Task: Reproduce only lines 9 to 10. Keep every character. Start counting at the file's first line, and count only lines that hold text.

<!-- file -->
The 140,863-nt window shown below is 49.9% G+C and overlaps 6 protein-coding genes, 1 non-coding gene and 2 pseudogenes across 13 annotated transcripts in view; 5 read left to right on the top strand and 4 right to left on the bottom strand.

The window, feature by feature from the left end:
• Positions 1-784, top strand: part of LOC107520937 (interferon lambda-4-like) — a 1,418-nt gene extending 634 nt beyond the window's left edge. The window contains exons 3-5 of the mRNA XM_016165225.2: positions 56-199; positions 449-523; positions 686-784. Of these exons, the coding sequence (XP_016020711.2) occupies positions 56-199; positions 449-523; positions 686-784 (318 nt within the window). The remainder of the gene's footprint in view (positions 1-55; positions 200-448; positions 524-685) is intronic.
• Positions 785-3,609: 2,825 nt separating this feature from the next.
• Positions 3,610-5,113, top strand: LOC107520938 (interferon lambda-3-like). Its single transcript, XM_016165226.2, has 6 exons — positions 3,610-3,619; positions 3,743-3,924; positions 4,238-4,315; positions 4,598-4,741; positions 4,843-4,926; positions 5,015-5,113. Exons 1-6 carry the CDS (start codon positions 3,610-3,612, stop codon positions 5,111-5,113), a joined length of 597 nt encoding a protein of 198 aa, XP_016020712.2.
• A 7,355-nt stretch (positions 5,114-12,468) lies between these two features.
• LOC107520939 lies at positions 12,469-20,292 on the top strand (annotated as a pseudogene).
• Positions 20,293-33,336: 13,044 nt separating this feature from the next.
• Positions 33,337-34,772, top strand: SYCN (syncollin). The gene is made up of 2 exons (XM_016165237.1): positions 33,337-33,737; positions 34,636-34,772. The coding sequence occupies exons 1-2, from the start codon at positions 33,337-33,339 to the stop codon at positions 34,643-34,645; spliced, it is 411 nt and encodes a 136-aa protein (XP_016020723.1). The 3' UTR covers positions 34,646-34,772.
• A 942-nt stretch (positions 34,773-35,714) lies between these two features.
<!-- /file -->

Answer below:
• Positions 33,337-34,772, top strand: SYCN (syncollin). The gene is made up of 2 exons (XM_016165237.1): positions 33,337-33,737; positions 34,636-34,772. The coding sequence occupies exons 1-2, from the start codon at positions 33,337-33,339 to the stop codon at positions 34,643-34,645; spliced, it is 411 nt and encodes a 136-aa protein (XP_016020723.1). The 3' UTR covers positions 34,646-34,772.
• A 942-nt stretch (positions 34,773-35,714) lies between these two features.